Tuesday, November 4, 2014

"Some Luck," by Jane Smiley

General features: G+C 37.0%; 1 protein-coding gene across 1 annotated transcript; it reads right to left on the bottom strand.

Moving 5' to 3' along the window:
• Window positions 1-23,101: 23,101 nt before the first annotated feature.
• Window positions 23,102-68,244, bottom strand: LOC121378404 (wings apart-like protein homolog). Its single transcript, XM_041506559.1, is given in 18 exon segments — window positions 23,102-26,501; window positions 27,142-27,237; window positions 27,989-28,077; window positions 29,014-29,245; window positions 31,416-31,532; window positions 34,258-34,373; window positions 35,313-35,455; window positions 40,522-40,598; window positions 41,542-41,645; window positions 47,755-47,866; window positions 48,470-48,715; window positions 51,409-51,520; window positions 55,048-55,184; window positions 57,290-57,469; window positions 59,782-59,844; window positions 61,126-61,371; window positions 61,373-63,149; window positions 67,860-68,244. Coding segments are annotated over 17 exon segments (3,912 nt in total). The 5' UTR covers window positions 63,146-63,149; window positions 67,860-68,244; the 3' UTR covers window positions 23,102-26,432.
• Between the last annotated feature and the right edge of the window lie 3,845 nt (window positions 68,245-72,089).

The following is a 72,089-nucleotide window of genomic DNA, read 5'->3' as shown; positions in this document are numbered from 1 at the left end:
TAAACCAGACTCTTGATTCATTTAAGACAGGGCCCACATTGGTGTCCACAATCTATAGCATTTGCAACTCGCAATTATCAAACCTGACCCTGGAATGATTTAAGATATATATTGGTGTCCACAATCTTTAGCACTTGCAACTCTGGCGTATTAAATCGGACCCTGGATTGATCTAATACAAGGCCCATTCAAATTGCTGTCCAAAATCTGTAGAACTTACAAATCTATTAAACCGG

Jane Smiley’s writing is both well respected and popular. I have read and enjoyed several of her novels, my favorites being the novels “A Thousand Acres” (her best known book) and “Moo.” Smiley has made a point of writing in many different genres of fiction, including historical fiction, comedy, and mystery, along with more straightforward literary fiction. Her subject matter varies widely as well. Her new novel, “Some Luck” (Knopf, 2014) is a family saga, and is projected to be the first of a trilogy. The phrase “family saga” often intimates a bestseller-ish, predictable novel, but Smiley’s version, although already a bestseller, is not predictable. It is beautifully written and moving. It takes place on a farm in Iowa between 1920, the year the main character -- Frank -- is born, and 1953. We know which year it is at any given time, because Smiley writes one chapter for each year, and the title of that chapter is the year. Although Frank is at the center of the novel, many other family members are equally important; his parents, Rosanna and Walter Langdon, their own parents, their other children, and various relatives, neighbors, friends, classmates, lovers and spouses all have their places in this novel. Most of the story takes place on the farm and surrounding land and in nearby small towns, but some characters venture out into the wider world, most notably when Frank fights in Europe during World War II, and when some family members move to New York and others to California. Through the lives of these characters, we experience the important and influential – for better or for worse – events of the time, including the Depression, World War II, and the McCarthy era. There are plenty of events moving the plot along: successes, failures, romances, marriages, births, deaths, trips, danger, physical and mental illnesses, and more. But the greatest strength of the novel is -- as it should be, in my opinion -- in its very individual characters, their relationships, the ways they deal with hardship, the importance of family, and the particular connection that farmers have with the land. This novel starts a little slowly, but it is well worth persisting, because the book is a wonderful one, a realistic one, an engrossing one, a moving one, sometimes a heartbreaking one, and arguably a masterpiece. I look forward with eagerness to the second and third installments of the trilogy. I am glad Jane Smiley is quite a prolific writer, because that probably means we won’t have to wait more than two or three years for the next book.
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